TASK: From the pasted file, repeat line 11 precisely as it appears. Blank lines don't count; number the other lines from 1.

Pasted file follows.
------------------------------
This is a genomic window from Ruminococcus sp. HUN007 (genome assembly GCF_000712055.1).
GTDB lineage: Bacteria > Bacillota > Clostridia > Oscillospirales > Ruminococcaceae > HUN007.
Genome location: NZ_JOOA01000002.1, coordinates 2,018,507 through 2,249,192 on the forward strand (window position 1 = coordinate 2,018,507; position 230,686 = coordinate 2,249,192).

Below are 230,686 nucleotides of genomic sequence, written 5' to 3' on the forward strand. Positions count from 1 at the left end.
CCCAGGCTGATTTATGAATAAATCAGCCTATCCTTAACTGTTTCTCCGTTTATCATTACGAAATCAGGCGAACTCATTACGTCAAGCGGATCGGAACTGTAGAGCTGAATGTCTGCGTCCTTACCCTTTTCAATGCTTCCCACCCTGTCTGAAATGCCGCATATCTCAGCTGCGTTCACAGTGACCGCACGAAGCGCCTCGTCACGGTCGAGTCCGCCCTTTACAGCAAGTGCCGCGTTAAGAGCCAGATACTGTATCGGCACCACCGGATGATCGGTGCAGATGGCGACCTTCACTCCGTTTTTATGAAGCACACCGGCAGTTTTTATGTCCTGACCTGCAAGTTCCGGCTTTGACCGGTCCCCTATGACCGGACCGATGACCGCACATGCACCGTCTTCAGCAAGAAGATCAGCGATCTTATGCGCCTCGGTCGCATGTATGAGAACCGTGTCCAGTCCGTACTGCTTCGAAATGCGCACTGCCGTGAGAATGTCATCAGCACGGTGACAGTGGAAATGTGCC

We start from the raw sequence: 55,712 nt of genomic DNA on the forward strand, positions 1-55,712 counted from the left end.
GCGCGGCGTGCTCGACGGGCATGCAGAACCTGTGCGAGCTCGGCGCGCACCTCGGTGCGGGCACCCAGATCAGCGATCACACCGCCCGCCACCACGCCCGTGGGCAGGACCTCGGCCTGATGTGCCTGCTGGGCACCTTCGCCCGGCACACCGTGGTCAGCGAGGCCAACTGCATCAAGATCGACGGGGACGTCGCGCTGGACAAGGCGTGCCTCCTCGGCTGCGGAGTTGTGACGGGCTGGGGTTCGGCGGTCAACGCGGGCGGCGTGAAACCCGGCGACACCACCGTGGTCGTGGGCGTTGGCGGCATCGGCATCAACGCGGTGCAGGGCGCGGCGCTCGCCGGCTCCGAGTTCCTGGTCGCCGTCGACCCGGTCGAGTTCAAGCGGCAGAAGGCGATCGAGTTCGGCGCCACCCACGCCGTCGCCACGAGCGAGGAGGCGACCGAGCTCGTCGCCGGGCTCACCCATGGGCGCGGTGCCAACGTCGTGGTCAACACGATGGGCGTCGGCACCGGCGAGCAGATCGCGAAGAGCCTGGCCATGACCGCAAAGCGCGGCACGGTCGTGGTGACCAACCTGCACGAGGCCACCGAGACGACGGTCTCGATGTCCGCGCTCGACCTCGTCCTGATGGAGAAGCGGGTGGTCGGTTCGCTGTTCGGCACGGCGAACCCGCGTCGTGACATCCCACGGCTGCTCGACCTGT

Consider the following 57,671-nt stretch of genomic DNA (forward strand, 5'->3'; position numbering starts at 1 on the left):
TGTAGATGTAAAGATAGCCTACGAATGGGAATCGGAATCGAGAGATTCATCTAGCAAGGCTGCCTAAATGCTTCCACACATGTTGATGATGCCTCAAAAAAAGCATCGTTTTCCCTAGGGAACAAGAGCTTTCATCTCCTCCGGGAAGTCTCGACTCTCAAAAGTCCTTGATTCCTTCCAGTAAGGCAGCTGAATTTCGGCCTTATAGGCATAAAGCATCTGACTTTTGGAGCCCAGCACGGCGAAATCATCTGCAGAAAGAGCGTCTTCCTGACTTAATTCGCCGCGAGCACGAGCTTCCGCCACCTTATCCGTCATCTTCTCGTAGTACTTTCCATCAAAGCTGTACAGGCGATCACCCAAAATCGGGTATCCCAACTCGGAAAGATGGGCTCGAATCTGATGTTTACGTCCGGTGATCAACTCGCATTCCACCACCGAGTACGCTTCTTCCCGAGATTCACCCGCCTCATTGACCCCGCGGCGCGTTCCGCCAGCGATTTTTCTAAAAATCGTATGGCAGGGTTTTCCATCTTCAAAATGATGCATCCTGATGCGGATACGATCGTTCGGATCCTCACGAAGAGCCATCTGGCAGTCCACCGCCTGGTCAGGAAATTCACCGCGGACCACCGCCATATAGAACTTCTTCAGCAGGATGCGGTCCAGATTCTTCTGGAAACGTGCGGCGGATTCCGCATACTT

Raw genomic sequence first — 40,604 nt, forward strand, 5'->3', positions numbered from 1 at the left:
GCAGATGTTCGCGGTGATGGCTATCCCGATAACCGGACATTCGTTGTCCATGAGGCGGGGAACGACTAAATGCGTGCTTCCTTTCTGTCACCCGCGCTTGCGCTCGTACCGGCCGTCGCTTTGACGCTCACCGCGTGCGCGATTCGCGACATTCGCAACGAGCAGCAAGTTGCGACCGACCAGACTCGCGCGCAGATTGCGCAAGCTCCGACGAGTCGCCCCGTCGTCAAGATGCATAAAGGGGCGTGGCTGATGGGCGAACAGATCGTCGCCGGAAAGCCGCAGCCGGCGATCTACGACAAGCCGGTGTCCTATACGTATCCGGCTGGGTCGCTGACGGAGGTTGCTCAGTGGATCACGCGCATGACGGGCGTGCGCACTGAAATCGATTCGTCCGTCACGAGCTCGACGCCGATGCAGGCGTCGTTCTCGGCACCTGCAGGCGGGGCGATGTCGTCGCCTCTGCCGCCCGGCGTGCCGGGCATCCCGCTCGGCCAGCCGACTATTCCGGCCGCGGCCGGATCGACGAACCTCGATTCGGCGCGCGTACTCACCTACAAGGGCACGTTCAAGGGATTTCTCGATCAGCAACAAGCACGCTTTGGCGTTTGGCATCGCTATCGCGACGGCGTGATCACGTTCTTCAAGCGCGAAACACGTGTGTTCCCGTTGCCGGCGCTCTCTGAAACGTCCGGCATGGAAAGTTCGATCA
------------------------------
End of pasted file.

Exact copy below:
GCAGATGTTCGCGGTGATGGCTATCCCGATAACCGGACATTCGTTGTCCATGAGGCGGGGAACGACTAAATGCGTGCTTCCTTTCTGTCACCCGCGCTTGCGCTCGTACCGGCCGTCGCTTTGACGCTCACCGCGTGCGCGATTCGCGACATTCGCAACGAGCAGCAAGTTGCGACCGACCAGACTCGCGCGCAGATTGCGCAAGCTCCGACGAGTCGCCCCGTCGTCAAGATGCATAAAGGGGCGTGGCTGATGGGCGAACAGATCGTCGCCGGAAAGCCGCAGCCGGCGATCTACGACAAGCCGGTGTCCTATACGTATCCGGCTGGGTCGCTGACGGAGGTTGCTCAGTGGATCACGCGCATGACGGGCGTGCGCACTGAAATCGATTCGTCCGTCACGAGCTCGACGCCGATGCAGGCGTCGTTCTCGGCACCTGCAGGCGGGGCGATGTCGTCGCCTCTGCCGCCCGGCGTGCCGGGCATCCCGCTCGGCCAGCCGACTATTCCGGCCGCGGCCGGATCGACGAACCTCGATTCGGCGCGCGTACTCACCTACAAGGGCACGTTCAAGGGATTTCTCGATCAGCAACAAGCACGCTTTGGCGTTTGGCATCGCTATCGCGACGGCGTGATCACGTTCTTCAAGCGCGAAACACGTGTGTTCCCGTTGCCGGCGCTCTCTGAAACGTCCGGCATGGAAAGTTCGATCA